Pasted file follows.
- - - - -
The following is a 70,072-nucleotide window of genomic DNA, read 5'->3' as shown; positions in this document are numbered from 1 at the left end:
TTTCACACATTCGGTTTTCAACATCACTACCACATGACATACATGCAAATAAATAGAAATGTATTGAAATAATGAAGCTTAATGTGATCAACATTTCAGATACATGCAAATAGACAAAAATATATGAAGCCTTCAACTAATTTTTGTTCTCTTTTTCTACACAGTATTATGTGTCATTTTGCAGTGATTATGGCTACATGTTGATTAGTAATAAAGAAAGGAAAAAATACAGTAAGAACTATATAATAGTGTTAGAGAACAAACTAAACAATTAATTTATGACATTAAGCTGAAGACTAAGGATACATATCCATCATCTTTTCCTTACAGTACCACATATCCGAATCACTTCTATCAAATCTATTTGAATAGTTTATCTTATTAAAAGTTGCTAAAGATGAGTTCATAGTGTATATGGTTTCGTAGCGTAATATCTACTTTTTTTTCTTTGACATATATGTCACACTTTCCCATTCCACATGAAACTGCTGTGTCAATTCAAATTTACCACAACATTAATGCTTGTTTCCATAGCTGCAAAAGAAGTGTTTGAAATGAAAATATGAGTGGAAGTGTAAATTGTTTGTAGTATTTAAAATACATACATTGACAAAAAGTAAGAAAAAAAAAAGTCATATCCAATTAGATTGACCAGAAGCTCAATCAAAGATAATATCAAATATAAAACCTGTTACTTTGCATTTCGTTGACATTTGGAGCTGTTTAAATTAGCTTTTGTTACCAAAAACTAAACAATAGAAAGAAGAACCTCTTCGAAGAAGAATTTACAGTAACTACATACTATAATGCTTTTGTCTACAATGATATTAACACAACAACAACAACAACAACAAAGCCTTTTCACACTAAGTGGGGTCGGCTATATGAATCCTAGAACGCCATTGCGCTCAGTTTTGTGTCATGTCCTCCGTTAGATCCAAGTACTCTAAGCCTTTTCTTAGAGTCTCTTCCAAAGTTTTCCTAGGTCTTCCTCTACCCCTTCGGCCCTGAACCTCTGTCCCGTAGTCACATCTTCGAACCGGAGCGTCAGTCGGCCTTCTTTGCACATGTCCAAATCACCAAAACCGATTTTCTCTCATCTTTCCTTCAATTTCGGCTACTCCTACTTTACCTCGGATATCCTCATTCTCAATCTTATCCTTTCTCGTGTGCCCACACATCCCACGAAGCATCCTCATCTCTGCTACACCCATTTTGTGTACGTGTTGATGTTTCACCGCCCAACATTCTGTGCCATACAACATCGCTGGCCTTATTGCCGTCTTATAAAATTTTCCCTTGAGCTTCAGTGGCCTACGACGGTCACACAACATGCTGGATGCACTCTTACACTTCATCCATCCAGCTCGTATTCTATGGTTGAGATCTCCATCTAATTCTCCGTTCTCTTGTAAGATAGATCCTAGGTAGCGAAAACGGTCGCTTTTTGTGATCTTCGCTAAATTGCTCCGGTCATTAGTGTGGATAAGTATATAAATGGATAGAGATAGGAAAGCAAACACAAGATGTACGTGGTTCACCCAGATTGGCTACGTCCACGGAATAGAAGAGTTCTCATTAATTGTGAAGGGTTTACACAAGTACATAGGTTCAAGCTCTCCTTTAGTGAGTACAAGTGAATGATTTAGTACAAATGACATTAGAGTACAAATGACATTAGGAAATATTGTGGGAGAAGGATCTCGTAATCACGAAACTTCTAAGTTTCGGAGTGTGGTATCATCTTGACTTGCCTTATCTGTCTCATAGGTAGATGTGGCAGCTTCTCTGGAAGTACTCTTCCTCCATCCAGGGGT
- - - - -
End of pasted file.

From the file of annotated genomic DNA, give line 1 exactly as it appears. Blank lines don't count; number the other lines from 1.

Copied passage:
The following is a 70,072-nucleotide window of genomic DNA, read 5'->3' as shown; positions in this document are numbered from 1 at the left end: